Washington area retail sales for the first 10 months of last year were up a sluggish 7 percent from the same period in 1978, but downtown Washington department stores posted the best year-to-year gains in more than a decade.

According to the Commerce Department, sales of all metropolitan retailers -- including food stores, auto dealers, restaurants and general merchandise units -- totaled $10.86 billion for the January-October period of 1979. The 7 percent rate of increase here trailed the nationwide average gain of 10 percent.

However, sales in October alone were at the highest level of the year in the Washington area -- $1.18 billion, an increase of 10 percent over the same month in 1978 and close to the U.S. average gain of 11 percent.

With retail goods prices up 8 percent or more from the same period a year earlier, the recent sales data indicate that levels of actual merchandise transactions are about unchanged, with inflation accounting for the increases.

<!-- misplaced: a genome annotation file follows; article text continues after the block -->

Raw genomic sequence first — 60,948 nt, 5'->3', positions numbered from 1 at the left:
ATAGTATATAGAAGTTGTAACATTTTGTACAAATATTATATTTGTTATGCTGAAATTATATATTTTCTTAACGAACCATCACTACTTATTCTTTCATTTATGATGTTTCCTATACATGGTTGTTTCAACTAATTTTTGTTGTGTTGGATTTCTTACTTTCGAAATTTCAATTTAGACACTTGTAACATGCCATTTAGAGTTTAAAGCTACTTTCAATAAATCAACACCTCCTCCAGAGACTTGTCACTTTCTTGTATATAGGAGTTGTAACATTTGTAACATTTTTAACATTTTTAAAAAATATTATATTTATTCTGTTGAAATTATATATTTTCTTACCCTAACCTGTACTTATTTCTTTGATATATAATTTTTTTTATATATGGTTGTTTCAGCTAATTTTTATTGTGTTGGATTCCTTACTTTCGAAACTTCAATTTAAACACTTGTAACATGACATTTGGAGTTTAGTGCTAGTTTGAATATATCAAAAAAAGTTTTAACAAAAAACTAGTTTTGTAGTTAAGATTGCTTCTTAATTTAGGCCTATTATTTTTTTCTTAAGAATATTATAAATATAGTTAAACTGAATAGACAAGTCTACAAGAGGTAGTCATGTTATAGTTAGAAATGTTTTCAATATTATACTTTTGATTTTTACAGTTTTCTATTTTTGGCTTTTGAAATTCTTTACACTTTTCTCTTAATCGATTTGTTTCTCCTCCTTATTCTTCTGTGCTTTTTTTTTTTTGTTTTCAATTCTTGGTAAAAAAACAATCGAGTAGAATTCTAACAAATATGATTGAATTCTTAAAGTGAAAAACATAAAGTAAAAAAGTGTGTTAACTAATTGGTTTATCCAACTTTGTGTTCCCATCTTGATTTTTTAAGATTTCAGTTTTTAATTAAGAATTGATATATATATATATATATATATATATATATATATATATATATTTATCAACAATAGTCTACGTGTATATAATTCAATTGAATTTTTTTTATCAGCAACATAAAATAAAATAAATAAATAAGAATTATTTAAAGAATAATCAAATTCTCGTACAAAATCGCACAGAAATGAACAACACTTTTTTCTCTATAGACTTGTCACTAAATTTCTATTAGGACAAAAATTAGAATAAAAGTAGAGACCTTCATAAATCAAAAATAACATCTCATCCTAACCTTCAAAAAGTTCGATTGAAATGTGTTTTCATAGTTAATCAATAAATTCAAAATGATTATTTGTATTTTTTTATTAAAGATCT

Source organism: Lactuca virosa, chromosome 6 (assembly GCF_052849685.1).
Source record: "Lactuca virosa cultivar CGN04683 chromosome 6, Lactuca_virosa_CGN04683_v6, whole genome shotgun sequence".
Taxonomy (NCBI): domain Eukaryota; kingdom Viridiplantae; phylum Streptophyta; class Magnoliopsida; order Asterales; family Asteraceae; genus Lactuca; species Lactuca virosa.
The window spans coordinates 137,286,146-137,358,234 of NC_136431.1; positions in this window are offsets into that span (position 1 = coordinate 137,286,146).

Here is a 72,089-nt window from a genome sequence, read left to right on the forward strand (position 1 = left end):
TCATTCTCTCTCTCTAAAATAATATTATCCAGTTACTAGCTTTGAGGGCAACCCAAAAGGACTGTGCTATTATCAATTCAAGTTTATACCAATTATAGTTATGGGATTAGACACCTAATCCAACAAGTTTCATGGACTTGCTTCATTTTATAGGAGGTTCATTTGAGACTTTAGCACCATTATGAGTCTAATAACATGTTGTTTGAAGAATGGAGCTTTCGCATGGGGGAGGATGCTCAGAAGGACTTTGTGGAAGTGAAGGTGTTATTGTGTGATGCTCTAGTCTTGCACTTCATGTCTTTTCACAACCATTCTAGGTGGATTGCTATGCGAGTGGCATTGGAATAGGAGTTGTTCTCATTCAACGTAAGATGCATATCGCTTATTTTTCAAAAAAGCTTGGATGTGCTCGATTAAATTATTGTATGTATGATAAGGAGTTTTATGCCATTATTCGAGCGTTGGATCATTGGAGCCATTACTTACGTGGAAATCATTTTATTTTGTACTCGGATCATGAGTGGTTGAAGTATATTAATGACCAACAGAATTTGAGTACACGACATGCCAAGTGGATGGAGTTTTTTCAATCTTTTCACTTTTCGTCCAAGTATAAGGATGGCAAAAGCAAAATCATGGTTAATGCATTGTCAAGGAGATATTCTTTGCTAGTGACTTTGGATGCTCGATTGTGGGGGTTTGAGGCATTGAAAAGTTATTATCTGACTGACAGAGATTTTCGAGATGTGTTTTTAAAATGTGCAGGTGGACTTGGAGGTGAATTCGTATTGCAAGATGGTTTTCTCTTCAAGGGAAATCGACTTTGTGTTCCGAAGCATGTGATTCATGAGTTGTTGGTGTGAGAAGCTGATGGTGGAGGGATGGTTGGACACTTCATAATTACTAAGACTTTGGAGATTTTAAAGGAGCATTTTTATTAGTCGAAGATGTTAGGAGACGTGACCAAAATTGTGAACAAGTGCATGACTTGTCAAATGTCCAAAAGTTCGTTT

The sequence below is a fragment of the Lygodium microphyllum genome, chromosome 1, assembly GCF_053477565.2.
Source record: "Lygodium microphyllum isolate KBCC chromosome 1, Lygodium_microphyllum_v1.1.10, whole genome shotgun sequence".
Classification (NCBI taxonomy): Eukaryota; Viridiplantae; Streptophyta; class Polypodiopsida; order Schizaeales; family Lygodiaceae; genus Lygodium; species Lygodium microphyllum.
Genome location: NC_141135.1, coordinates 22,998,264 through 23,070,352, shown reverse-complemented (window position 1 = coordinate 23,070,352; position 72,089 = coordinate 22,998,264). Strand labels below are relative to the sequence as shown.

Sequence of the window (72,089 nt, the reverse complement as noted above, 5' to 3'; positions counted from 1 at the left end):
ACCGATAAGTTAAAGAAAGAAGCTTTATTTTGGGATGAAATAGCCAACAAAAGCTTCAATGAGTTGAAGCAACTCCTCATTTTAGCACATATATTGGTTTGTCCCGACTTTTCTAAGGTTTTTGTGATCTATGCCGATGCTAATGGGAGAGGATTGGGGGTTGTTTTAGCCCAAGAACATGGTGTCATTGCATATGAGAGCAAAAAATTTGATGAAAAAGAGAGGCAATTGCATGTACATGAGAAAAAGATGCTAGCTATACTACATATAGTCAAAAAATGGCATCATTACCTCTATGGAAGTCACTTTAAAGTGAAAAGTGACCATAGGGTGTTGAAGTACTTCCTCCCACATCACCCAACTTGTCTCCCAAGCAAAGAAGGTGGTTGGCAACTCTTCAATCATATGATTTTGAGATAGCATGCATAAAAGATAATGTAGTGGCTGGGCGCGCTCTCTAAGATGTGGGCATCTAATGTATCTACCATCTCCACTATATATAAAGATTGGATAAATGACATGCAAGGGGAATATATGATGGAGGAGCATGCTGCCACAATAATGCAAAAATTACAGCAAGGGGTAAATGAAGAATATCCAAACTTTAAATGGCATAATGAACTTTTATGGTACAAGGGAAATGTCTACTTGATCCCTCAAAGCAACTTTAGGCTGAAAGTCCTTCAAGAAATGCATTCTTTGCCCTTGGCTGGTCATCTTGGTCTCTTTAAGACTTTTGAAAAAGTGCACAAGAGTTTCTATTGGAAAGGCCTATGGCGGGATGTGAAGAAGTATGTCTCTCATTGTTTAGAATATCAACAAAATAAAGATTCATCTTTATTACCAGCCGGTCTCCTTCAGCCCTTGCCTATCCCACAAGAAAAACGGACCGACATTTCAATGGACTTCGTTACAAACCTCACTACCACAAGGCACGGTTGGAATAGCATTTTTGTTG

Major department stores in downtown Washington, meantime, reported a strong 10 percent increase in sales for the first 10 months of 1979 over the previous year to $78 million.

Sales at the city's big general merchandise retailers -- those remaining downtown are Woodward & Lothrop, Hecht's and Garfinckel's -- declined overall on a steady basis during the past decade after the 1968 rioting and a proliferation of suburban retail malls.

The sales decline continued through 1976 but then began to level off. A resurgence of downtown sales in the past year has been attributed partially to increasing use of the expanding subway system which included an entrance into the basement of the Woodies flagship store and a separate station near the Hecht Co. store.

With more downtown workers commuting by public transportation or car pools in the wake of soaring gasoline prices, retailers also have reported an increase in daytime shopping in the city.

For the area as a whole, department store sales in the first 10 months of 1979 were up 8 percent -- somewhat less than the downtown D.C. increase.

Of eight central city retail centers surveyed monthly by the Commerce Department, Washington had the largest increase for the January-October period last year. Department store sales were up by 7 percent in downtown Los Angeles and Oakland and up by 2 percent in Chicago.

In downtown Baltimore, with fewer department stores in business, sales plummeted 14 percent from 1978. Sales fell by one percent in downtown Philadelphia and were unchanged in Cleveland and Pittsburgh.